Donald Trump meets King Salman in Saudi Arabia amid deals worth $380bn

The United States and the Arabian Gulf reset their relationship with a historic presidential as the US signs the “largest single arms deal in US history” with Saudi Arabia.

Donald Trump is welcomed by King Salman at King Khalid International Airport in Riyadh, Saudi Arabia, 20 May 2017.  Saudi Press Agency / EPA
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Riyadh // Donald Trump arrived in Riyadh on Saturday for a two-day visit to Saudi Arabia hailed as a turning point between the US and the Arab and Islamic worlds.

The US president spent the day meeting King Salman and holding talks with senior US and Saudi officials, as deals in excess of $380 billion (Dh1.4 trillion) were signed, Saudi foreign minister Adel Al Jubeir said.

The White House announced the “largest single arms deal in US history” worth US$110 billion (Dh404bn) for Saudi purchases of US defence equipment and services.

“That was a tremendous day. Tremendous investments in the United States,” Mr Trump said at talks with Saudi King Salman. “Hundreds of billions of dollars of investments into the United States and jobs, jobs, jobs.”

The US president and his wife Melania were greeted by King Salman on the tarmac after disembarking from Air Force One on a red-carpeted staircase.

On Sunday, the US president will meet GCC leaders before addressing dozens of heads of state from Muslim countries.

The UAE delegation will be led by Sheikh Mohammed bin Zayed, Crown Prince of Abu Dhabi and Deputy Supreme Commander of the Armed Forces, who arrived in Riyadh on Saturday.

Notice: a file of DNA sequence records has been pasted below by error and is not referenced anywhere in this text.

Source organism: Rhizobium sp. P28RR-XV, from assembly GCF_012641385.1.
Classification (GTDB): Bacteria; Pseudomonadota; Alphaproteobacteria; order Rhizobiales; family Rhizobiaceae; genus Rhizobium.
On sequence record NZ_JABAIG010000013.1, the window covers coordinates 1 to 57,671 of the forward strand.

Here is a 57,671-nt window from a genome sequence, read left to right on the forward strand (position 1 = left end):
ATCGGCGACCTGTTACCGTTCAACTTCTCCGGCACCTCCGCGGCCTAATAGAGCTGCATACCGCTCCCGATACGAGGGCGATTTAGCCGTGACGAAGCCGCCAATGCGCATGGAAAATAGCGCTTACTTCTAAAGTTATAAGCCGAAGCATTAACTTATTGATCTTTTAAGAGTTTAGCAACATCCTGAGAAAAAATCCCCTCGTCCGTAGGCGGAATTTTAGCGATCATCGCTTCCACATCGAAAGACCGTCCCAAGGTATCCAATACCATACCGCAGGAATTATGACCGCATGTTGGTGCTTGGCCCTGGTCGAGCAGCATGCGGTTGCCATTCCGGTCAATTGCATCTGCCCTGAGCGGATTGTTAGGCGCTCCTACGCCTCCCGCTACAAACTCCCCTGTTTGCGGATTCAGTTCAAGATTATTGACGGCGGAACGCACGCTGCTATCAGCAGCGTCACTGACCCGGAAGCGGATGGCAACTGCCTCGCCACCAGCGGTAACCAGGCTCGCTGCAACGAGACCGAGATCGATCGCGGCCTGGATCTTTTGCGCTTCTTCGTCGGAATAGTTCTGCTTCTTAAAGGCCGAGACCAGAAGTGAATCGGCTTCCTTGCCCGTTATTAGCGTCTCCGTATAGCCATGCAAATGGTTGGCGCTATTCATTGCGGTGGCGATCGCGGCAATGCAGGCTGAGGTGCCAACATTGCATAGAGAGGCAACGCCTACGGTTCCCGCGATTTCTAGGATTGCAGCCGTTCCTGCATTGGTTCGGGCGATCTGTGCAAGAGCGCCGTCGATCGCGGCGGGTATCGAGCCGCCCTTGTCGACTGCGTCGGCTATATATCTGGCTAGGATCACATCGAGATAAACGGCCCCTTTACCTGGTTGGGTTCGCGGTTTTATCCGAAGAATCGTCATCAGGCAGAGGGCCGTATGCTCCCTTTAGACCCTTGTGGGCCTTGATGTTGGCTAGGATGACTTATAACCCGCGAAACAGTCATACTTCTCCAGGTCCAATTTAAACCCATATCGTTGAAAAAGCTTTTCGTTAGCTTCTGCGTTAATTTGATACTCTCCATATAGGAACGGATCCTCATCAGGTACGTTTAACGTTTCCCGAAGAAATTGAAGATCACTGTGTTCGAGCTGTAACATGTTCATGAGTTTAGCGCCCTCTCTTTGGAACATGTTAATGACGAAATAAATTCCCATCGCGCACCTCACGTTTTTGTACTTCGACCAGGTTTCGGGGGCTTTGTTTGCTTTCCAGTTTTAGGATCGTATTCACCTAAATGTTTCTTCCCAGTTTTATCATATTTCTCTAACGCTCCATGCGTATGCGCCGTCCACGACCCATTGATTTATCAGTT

Mr Trump will also inaugurate a centre to monitor Islamist extremist groups online on Sunday, with a speech intended to rally the region’s Muslims against terrorist groups and attempt to change perceptions about his stance toward Islam and Muslims.

The US president has been accused of anti-Muslim sentiment, both before and after his election.


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Mr Trump’s first stop on a week-long overseas trip is intended to put in place a framework and fill in details for an enhanced partnership with traditional US Arab allies that involves them taking on a greater share of the responsibility for regional security.

Previous US presidents have made attempts to put such a plan in place, but diverging views and threat perceptions, as well as concerns about the US abandoning the region, have always undermined them.

The Trump administration has taken a much harder line on Iran than its predecessor and has vowed to work with Gulf countries to bolster their ability to deter and contain Iran, which Riyadh considers its greatest security threat and regional rival.

US officials hope the realignment of views on Iran will reassure Arab allies and make them more willing to create a security architecture in the region that requires more from them.

US secretary of state Rex Tillerson said the arms agreements aimed to help the kingdom deal with “malign Iranian influence and Iranian-related threats” on the kingdom’s borders.

“The package of defence equipment and services supports the long-term security of Saudi Arabia and the entire Gulf region,” Mr Tillerson said in Riyadh.